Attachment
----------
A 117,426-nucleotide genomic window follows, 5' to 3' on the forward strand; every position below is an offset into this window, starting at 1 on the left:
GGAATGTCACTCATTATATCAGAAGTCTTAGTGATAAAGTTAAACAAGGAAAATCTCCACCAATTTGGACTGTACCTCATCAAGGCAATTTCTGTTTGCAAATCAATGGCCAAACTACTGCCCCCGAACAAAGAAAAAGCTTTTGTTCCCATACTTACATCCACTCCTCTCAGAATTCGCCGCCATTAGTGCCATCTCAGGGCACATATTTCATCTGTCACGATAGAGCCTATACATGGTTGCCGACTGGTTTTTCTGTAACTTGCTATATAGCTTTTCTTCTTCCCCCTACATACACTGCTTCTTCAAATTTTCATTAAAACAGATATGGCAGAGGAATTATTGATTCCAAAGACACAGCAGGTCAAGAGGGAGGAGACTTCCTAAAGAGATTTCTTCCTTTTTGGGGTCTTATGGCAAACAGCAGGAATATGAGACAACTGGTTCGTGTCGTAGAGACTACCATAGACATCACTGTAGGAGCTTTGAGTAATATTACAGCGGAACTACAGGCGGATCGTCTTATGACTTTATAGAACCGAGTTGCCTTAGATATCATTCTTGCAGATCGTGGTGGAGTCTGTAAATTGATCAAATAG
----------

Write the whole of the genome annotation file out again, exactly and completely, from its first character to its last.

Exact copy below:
A 117,426-nucleotide genomic window follows, 5' to 3' on the forward strand; every position below is an offset into this window, starting at 1 on the left:
GGAATGTCACTCATTATATCAGAAGTCTTAGTGATAAAGTTAAACAAGGAAAATCTCCACCAATTTGGACTGTACCTCATCAAGGCAATTTCTGTTTGCAAATCAATGGCCAAACTACTGCCCCCGAACAAAGAAAAAGCTTTTGTTCCCATACTTACATCCACTCCTCTCAGAATTCGCCGCCATTAGTGCCATCTCAGGGCACATATTTCATCTGTCACGATAGAGCCTATACATGGTTGCCGACTGGTTTTTCTGTAACTTGCTATATAGCTTTTCTTCTTCCCCCTACATACACTGCTTCTTCAAATTTTCATTAAAACAGATATGGCAGAGGAATTATTGATTCCAAAGACACAGCAGGTCAAGAGGGAGGAGACTTCCTAAAGAGATTTCTTCCTTTTTGGGGTCTTATGGCAAACAGCAGGAATATGAGACAACTGGTTCGTGTCGTAGAGACTACCATAGACATCACTGTAGGAGCTTTGAGTAATATTACAGCGGAACTACAGGCGGATCGTCTTATGACTTTATAGAACCGAGTTGCCTTAGATATCATTCTTGCAGATCGTGGTGGAGTCTGTAAATTGATCAAATAG